Parish roundup: No firearms at church; visit the imprisoned; evangelicals support DACA, too

Mychal Judge

A photo of a firefighter and Franciscan Fr. Mychal Judge, a chaplain with the New York Fire Department, top, are seen on a beam from the World Trade Center at the National September 11 Memorial & Museum in New York City. (CNS/Bob Roller)

by Peter Feuerherd

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Commonweal looks at Catholic parishes and finds at least one interesting tidbit: Active Catholics are said to be very satisfied with their parish life. Is that something to celebrate? Or are those who are dissatisfied no longer there?

Cardinal Blase Cupich of Chicago bans guns from church property.

Latino seminarians are ready to serve middle America in the Omaha Archdiocese.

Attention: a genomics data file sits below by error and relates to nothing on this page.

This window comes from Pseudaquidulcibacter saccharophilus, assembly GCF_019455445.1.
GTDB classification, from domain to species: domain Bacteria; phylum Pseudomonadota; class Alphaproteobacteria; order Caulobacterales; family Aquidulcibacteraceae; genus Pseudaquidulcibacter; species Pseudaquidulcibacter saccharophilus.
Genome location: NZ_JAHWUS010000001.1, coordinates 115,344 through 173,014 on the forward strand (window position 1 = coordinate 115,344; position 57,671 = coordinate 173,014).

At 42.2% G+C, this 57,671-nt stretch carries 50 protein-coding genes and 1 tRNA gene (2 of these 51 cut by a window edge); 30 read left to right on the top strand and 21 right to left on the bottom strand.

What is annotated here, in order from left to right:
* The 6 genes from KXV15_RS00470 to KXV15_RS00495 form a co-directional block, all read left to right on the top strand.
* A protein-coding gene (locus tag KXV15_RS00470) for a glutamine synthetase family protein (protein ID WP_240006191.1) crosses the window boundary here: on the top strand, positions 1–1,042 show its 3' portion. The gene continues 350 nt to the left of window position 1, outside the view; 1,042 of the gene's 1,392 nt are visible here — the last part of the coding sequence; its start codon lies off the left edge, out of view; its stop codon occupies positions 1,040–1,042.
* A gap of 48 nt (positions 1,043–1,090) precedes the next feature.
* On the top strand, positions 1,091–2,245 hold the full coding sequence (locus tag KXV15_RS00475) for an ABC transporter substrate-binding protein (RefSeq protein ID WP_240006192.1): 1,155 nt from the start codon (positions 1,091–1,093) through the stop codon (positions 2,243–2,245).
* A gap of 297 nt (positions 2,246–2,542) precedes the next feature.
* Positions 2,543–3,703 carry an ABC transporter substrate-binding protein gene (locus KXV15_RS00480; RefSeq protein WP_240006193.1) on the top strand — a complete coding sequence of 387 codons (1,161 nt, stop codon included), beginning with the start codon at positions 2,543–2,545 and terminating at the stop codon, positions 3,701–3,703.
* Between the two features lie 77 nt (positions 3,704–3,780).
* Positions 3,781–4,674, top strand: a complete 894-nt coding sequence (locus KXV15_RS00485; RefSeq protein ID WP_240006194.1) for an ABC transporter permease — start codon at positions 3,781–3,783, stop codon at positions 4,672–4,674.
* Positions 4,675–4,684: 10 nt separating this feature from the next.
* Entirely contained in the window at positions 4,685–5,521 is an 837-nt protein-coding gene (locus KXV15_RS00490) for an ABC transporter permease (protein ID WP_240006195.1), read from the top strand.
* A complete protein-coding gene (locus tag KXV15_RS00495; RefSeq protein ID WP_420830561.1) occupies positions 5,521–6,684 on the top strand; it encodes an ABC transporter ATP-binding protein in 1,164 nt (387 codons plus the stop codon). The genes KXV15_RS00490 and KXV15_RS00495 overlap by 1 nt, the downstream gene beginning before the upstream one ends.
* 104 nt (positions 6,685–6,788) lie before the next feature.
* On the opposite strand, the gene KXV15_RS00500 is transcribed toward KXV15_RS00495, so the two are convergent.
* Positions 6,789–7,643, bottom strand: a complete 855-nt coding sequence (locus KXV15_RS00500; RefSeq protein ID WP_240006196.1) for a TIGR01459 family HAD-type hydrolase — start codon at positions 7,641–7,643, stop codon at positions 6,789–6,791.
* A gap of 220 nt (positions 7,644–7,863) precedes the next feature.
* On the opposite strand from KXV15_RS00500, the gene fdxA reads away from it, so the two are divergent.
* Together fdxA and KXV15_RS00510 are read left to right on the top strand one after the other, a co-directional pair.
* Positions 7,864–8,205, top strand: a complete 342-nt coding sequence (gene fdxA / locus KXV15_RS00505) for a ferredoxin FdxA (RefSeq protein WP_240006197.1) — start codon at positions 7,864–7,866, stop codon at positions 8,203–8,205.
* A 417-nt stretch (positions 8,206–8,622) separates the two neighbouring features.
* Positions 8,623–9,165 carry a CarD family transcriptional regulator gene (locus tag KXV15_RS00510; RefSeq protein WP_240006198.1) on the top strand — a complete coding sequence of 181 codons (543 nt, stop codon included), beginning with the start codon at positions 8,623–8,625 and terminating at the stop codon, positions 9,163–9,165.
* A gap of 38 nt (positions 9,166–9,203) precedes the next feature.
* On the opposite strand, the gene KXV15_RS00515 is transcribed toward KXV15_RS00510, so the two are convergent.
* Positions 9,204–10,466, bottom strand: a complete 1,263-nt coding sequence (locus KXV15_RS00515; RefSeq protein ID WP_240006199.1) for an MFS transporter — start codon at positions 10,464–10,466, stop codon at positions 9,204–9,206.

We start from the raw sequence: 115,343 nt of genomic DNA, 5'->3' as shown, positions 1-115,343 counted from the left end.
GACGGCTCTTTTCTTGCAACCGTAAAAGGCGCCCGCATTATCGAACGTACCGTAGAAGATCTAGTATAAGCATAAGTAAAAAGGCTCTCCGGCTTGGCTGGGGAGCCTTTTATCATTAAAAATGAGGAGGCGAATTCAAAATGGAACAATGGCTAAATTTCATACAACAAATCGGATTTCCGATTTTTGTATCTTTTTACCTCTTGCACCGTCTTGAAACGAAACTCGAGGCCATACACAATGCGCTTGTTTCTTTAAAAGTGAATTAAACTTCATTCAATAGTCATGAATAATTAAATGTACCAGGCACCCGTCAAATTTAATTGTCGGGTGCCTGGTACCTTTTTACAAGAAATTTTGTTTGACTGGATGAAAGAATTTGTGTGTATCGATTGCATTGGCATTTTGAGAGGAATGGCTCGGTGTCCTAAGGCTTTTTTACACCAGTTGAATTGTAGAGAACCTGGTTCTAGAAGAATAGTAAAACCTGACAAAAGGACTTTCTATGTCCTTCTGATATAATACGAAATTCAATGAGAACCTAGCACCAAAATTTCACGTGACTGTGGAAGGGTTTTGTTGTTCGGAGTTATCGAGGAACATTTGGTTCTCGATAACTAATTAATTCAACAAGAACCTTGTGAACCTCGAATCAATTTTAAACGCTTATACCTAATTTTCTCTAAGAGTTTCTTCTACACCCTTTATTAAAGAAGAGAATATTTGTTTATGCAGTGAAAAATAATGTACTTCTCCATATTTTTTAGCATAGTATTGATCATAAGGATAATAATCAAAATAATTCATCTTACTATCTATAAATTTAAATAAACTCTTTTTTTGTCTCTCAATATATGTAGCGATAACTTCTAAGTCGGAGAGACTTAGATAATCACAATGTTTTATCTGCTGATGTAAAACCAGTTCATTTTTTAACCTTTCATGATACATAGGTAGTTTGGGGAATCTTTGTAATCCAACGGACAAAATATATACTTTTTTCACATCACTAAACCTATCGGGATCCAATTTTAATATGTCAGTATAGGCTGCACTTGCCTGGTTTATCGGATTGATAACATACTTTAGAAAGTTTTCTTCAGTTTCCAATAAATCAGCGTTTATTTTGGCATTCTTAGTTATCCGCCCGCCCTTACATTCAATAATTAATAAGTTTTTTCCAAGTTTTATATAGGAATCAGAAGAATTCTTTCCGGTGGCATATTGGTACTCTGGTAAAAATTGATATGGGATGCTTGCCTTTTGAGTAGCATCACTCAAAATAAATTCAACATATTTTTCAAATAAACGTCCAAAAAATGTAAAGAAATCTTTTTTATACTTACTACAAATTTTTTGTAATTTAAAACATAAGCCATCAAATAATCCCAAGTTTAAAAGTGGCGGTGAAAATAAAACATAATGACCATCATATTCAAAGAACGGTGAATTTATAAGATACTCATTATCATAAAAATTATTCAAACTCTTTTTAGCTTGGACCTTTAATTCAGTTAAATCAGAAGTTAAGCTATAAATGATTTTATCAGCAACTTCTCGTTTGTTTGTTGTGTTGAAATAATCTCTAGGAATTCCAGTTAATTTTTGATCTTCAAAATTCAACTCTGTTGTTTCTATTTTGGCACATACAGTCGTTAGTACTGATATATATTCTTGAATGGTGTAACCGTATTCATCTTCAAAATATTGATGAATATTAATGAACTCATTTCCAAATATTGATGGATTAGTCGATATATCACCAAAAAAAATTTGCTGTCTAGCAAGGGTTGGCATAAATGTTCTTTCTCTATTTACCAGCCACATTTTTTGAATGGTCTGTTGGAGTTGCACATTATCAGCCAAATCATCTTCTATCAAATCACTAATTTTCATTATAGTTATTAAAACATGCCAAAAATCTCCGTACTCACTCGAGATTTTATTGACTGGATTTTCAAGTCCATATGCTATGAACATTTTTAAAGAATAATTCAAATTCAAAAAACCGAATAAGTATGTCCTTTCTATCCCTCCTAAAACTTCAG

Discussion around Steve Bannon's remarks on Catholic bishops and immigration continues, including why evangelicals are supportive of Deferred Action for Childhood Arrivals. (Hint: they are seeking market share among immigrant communities).

Could Fr. Mychal Judge of 9/11 fame become a gay canonized saint? He is remembered not only for his fire chaplaincy work and for being an early casualty on 9/11 in New York's World Trade Center. He was active in AIDS ministry as well.

Ever wonder why Louisiana counties are called parishes? Here's your answer.

When I was imprisoned, you visited me. Parishioners in Indiana take the Scripture to heart.

Another scam to watch out for: authorities say a travel agent ripped off Catholic parishes in Westchester, New York, in conjunction with arrangements for World Youth Day.

[Peter Feuerherd is a correspondent for NCR's Field Hospital series on parish life and is a professor of journalism at St. John's University, New York.]

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